[bctt tweet=”When it comes to career advancement, remember we are equal to men – Assia Sidibe” username=”SheLeadsAfrica”]

So don’t forget what it is that you can do. You have a power, use it. Never give up.

What advice would you give your 16-year-old self?

When I was 16, I was really lucky. I had friends that had it tougher; they were not close to their parents. I was very lucky to have that. My parents guided me and supported me immensely.

But I would have loved to have someone to advise me to spend more time in poor communities. To see how the other half lives. I was living in a really privileged community without ever getting out of that “bubble”. But it was important to see firsthand the differences in levels of living, especially if you want to pursue a career in development.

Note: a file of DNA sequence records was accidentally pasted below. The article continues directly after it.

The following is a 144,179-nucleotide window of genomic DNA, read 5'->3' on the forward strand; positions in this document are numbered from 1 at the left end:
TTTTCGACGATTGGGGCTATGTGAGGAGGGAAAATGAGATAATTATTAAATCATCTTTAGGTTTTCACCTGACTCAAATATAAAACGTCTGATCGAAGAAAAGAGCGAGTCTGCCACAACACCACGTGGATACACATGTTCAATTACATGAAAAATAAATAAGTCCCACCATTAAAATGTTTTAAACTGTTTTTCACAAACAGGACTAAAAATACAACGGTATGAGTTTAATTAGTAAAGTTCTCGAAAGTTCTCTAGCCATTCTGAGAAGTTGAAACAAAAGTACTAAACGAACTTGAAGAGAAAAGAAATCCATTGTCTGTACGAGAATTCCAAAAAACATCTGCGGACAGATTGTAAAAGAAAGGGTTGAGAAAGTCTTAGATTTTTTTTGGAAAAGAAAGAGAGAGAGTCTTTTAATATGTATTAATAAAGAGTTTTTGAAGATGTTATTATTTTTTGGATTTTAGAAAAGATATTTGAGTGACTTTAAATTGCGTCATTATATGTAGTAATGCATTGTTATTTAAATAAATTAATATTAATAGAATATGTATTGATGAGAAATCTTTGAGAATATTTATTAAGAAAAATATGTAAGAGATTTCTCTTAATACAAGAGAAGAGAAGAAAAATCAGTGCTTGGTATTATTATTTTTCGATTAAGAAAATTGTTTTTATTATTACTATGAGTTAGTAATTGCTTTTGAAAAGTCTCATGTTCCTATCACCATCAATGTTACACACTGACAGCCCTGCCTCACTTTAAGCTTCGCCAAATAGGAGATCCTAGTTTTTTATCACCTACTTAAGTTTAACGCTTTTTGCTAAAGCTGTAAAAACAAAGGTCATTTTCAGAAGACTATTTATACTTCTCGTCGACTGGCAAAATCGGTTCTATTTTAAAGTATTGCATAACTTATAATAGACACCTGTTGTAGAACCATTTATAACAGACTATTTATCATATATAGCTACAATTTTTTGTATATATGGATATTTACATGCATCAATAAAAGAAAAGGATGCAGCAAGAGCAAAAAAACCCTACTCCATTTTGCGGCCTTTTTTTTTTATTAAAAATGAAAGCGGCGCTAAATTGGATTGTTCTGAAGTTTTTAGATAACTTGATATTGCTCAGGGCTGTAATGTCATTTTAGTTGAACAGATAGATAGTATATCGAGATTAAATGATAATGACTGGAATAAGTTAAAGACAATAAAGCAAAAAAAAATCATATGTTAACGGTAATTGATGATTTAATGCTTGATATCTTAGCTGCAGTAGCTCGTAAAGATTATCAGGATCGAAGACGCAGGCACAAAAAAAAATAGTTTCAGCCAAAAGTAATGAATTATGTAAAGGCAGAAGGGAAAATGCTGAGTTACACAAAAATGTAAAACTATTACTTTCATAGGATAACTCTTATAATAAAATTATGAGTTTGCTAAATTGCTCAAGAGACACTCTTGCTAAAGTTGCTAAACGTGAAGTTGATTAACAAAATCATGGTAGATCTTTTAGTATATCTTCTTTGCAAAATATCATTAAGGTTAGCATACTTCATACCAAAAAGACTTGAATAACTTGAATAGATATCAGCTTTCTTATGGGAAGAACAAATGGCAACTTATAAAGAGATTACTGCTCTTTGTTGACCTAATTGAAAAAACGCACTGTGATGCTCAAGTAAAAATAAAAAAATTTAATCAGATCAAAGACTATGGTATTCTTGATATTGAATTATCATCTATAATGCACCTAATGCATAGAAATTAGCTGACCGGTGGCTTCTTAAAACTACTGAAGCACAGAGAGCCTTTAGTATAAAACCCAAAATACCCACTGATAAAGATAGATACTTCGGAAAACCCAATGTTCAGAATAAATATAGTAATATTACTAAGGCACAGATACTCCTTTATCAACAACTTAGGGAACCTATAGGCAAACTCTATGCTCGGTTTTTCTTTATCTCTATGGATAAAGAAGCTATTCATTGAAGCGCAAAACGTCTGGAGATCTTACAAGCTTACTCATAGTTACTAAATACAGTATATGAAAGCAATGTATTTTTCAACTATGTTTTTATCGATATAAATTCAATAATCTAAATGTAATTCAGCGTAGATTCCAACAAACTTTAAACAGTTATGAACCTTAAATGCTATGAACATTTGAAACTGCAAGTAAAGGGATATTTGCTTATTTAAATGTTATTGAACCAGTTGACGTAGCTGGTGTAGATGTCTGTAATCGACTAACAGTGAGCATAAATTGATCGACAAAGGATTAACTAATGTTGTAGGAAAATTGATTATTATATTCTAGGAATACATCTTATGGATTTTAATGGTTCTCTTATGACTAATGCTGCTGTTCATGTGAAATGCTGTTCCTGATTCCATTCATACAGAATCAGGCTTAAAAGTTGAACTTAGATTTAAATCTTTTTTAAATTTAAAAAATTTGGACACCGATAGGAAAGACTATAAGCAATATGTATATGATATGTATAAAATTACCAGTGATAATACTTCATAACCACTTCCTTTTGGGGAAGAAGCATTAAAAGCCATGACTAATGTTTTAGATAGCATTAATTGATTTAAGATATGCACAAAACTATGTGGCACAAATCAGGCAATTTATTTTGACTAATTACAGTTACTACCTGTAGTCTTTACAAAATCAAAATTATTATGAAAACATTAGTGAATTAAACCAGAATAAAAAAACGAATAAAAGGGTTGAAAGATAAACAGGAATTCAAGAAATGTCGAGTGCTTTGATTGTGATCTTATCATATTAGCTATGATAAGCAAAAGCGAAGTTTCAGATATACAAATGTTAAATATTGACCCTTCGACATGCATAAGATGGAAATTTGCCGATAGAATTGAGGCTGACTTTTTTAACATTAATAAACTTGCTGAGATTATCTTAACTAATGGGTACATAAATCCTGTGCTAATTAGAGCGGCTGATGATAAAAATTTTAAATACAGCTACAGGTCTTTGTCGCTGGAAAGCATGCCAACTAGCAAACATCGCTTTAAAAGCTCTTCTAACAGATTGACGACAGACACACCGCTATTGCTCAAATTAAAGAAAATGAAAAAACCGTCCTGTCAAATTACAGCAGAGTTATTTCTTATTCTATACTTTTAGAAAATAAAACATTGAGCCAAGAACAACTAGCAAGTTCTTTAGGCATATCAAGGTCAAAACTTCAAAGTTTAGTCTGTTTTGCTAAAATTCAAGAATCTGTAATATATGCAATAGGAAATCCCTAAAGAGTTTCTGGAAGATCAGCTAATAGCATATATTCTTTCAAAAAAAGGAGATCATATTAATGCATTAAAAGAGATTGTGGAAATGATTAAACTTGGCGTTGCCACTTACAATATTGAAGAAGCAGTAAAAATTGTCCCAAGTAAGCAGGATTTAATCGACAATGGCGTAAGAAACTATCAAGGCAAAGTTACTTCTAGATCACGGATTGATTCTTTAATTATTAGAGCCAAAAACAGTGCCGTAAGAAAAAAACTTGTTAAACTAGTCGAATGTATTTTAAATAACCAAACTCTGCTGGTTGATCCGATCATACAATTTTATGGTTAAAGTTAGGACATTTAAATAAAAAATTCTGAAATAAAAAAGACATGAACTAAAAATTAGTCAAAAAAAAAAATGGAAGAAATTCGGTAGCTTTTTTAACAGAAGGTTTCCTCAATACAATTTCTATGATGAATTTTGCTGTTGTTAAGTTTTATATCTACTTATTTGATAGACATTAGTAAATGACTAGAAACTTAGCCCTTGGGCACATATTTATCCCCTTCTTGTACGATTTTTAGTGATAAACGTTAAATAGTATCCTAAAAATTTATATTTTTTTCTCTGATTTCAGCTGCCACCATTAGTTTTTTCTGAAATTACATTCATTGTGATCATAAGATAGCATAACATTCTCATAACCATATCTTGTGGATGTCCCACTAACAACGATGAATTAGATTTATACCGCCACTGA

If you were to write a letter full of advice for your daughters, what would the main points be?

My letter to my daughters would say, be your own person. Stand by your ideas. Be bold and believe in yourself, you can do anything.

Your first husband is your job. It is important to be independent.

[bctt tweet=”Assia Sidibe: Don’t forget what you can do. You have power, use it. Never give up” username=”SheLeadsAfrica”]

Have you ever thought of going into entrepreneurship? If yes, what ventures do you have in mind? If not, how do you see the next 5 years of your career?

I am really public sector oriented. For me, the next step is trying to make a bigger impact on the continent, maybe going into government. I don’t know if it’s the best way to make an impact.

But in the next 5 years, I would still like to be working in development. I still have a lot to learn.